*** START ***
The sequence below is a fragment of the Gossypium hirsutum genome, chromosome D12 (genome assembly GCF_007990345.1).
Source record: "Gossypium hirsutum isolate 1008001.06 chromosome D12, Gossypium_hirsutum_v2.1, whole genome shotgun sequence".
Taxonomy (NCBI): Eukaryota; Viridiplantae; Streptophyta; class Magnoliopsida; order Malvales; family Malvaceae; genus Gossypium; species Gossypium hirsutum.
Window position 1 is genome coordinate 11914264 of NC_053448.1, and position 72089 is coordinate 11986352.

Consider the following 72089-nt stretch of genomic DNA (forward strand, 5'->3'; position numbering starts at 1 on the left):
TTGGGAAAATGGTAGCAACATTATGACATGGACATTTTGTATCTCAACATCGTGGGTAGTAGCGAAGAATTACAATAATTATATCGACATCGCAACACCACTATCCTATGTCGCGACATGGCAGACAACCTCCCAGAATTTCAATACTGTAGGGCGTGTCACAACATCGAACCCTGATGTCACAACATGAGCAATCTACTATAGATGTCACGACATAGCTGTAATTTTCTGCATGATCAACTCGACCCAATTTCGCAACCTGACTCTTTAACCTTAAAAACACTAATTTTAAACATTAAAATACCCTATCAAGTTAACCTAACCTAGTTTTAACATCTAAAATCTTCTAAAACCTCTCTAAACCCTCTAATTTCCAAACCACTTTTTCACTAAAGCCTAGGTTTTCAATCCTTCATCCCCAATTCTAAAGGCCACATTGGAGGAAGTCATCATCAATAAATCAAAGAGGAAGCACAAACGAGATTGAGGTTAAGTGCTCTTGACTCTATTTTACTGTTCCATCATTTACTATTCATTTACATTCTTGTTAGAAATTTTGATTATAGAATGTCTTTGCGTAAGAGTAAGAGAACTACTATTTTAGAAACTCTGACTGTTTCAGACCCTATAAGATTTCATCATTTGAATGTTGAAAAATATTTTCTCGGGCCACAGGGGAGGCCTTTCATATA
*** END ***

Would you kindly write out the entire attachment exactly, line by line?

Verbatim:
The sequence below is a fragment of the Gossypium hirsutum genome, chromosome D12 (genome assembly GCF_007990345.1).
Source record: "Gossypium hirsutum isolate 1008001.06 chromosome D12, Gossypium_hirsutum_v2.1, whole genome shotgun sequence".
Taxonomy (NCBI): Eukaryota; Viridiplantae; Streptophyta; class Magnoliopsida; order Malvales; family Malvaceae; genus Gossypium; species Gossypium hirsutum.
Window position 1 is genome coordinate 11914264 of NC_053448.1, and position 72089 is coordinate 11986352.

Consider the following 72089-nt stretch of genomic DNA (forward strand, 5'->3'; position numbering starts at 1 on the left):
TTGGGAAAATGGTAGCAACATTATGACATGGACATTTTGTATCTCAACATCGTGGGTAGTAGCGAAGAATTACAATAATTATATCGACATCGCAACACCACTATCCTATGTCGCGACATGGCAGACAACCTCCCAGAATTTCAATACTGTAGGGCGTGTCACAACATCGAACCCTGATGTCACAACATGAGCAATCTACTATAGATGTCACGACATAGCTGTAATTTTCTGCATGATCAACTCGACCCAATTTCGCAACCTGACTCTTTAACCTTAAAAACACTAATTTTAAACATTAAAATACCCTATCAAGTTAACCTAACCTAGTTTTAACATCTAAAATCTTCTAAAACCTCTCTAAACCCTCTAATTTCCAAACCACTTTTTCACTAAAGCCTAGGTTTTCAATCCTTCATCCCCAATTCTAAAGGCCACATTGGAGGAAGTCATCATCAATAAATCAAAGAGGAAGCACAAACGAGATTGAGGTTAAGTGCTCTTGACTCTATTTTACTGTTCCATCATTTACTATTCATTTACATTCTTGTTAGAAATTTTGATTATAGAATGTCTTTGCGTAAGAGTAAGAGAACTACTATTTTAGAAACTCTGACTGTTTCAGACCCTATAAGATTTCATCATTTGAATGTTGAAAAATATTTTCTCGGGCCACAGGGGAGGCCTTTCATATA